How to Write When You HATE Your Story | Guest Post

Right now, do you hate your story?

Like, despise it?

*looks around the room and the lack of raised hands* 

Yeah, I get it. Not a lot of us want to admit that every now and then…we hate our stories so bad it takes tremendous willpower not to smash the delete button, or to hurl it into a dumpster. 

Or to keep writing.

This is definitely a big problem, and those who don’t struggle with this (bless your lucky souls) are probably shocked to discover that the same writers who gush over their beloved characters are sometimes plagued with a concerning distaste for that selfsame story.


Chances are you are zeroing in on the trees instead of gazing at the forest as a whole. You’re working yourself into a rage over those pesky little phrases. Your eye is becoming sharper to all the glaring faults. Until that’s all you see.

Breathe and step back. Take a break, as short or long as you need it to be.


You’ve been thinking and dreaming and obsessing about your story for a long time; maybe you need to think about something else for a little bit. You can write a fun fanfic, a short story, flash fiction, or pick up an old hobby you used to love but didn’t think you had time for anymore. 

You be the one to decide how short or long that break will be. A day? An afternoon? A month? A year? 

It depends. The point is to fill that creative well so you’ll be able to use it again. 

(Although a year might be a bit… *coughs*  excessive. Just saying.)


This is thinking time, dear creatives.

Why do you hate your story? Are you not connecting with the characters? Running into too many plot holes? Is the writing itself just falling flat? Is the plot becoming boring? 

Then keep asking yourself why, why why. If you’re ever watched The Man Who Invented Christmas* , think of that scene where Charles runs into a mental block, and his friend asks him questions about Scrooge. What’s he afraid of? Why? How?

Do that with your story. Be relentless with the questions. Pace the room, if need be, and talk aloud to yourself, after praying for guidance.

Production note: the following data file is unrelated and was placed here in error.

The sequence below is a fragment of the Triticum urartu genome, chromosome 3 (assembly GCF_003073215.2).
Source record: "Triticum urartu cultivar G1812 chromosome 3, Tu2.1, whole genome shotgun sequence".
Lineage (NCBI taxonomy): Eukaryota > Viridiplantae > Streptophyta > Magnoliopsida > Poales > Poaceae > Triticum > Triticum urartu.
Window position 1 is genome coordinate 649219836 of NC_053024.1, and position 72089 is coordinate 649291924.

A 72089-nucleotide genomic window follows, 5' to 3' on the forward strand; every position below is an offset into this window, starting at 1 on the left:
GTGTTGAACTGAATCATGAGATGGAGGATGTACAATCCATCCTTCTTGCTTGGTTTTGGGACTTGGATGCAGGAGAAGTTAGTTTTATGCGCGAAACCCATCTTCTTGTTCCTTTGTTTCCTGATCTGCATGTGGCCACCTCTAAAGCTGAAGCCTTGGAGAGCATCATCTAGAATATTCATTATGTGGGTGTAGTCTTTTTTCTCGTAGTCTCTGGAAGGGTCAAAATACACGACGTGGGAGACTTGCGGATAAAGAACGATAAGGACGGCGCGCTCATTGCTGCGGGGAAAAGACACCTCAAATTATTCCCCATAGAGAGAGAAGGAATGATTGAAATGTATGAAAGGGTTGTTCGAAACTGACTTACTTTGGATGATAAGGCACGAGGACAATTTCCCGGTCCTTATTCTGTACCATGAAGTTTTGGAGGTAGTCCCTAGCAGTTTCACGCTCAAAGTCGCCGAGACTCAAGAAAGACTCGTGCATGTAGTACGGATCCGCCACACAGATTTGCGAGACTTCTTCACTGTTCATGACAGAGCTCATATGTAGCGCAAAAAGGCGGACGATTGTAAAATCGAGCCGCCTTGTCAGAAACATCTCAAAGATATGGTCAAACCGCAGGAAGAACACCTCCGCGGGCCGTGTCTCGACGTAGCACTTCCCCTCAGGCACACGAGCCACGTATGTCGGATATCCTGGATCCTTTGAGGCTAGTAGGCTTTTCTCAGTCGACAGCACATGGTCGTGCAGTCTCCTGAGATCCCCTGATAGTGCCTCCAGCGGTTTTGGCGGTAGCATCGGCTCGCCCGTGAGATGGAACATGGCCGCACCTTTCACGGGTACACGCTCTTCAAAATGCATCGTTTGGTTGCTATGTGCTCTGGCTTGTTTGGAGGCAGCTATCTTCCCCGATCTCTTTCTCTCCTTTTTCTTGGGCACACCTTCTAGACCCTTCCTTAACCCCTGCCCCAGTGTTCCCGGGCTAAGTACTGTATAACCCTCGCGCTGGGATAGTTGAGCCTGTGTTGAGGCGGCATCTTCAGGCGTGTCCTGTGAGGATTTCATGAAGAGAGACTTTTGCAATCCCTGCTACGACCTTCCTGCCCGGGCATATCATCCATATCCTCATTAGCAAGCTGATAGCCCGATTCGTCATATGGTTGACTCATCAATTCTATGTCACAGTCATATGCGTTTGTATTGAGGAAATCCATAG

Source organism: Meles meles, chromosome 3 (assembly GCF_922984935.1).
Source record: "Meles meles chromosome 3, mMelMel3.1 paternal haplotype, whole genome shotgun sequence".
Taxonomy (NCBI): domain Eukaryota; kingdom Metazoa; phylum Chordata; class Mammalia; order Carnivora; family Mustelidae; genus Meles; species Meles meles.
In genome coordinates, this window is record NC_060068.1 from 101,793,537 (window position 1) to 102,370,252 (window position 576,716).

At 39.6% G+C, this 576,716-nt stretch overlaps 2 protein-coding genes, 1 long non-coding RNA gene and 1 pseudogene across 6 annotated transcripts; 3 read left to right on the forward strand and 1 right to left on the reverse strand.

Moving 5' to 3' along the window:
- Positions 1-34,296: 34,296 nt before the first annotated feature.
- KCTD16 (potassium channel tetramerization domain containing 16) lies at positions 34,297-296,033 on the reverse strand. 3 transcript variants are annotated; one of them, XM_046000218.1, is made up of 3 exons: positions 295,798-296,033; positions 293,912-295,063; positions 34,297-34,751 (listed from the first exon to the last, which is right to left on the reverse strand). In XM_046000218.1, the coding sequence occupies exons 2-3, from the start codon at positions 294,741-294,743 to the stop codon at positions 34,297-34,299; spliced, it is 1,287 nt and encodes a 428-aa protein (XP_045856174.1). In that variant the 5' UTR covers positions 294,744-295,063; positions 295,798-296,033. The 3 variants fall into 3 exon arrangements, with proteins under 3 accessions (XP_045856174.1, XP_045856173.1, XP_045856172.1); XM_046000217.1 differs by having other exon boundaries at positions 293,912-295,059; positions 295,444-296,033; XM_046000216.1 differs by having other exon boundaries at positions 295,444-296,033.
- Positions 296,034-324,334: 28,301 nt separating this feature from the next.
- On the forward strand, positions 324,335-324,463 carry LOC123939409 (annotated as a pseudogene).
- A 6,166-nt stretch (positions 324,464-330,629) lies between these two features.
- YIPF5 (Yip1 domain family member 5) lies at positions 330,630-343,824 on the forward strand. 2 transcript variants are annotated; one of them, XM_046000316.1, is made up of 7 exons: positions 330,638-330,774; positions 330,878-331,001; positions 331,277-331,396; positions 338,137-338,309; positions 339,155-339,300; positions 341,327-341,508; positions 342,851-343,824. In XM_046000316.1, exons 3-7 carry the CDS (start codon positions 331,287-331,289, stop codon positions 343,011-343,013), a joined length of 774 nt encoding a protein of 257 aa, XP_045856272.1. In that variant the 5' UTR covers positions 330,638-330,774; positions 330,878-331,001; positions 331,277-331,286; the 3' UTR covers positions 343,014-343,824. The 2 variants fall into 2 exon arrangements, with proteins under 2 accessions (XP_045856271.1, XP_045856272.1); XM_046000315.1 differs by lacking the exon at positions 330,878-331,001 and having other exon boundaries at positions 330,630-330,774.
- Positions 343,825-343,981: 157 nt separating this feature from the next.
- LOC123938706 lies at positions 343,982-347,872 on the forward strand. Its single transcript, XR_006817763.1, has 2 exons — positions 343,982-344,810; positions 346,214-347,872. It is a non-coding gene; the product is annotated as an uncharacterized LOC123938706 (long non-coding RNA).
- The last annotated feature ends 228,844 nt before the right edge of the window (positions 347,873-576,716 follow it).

Why are you not connecting with the characters? Why is the writing falling flat? Why is the plot becoming boring?

The more you relentlessly batter the problem with these questions, the more likely it is that it will finally unlock and things will start to make sense to you.

*Y’all. This movie is so incredible. Every writer in particular who loves Christmas needs to watch it. And even if it’s not Christmas, just watch it! It’s that good! 


There is a high likelihood that you’re the only one who hates your writing. 

Don’t be afraid to take a chance, a risk, and share your story with someone. 

You need to be told that, at the very least, it has potential. It may be poorly written. But that doesn’t mean it can’t be great. 

As an example, Sisters Three held a short story contest last year that I really wanted to enter. But I just wasn’t being struck with ideas, not until literally days before the deadline. (Three days, if I remember correctly.) I rushed to write the story, and when the deadline arrived, I had major misgivings. Now, I prefer to spend months editing and rewriting the story until it’s as perfect as I can get it. So it was greatly out of my comfort zone to actually enter it into the contest. But my story ended up being accepted into Heard in Silence, the anthology they’ve planned to publish!

If I had listened to my fears and doubts, I never would have submitted the short story. I would have kept it to myself until I felt confident.

But those thoughts were wrong—and I forced myself to treat them as the lies they were. You can’t wait until you feel confident. (Well, you can. But if you make that a habit, you won’t go far in life.) 

So remember, when you think your story is a giant mess worthy to be torn into strips and thrown into the trashcan…you’re probably wrong. Someone will love it.

And speaking of loving it…


List everything you love about your story. Journal about it. Read your favorite scenes, even if the writing may or may not be trash. Grasp until you find the heart of your story, then hold it tight. Don’t let it go. You need to remember it. What it feels like to be excited to write again. 

Some ways you might be able to fall in love with your story again are…

  • Go crazy on Pinterest and make aesthetic mood boards
  • Make playlists with any and every song that reminds you of your story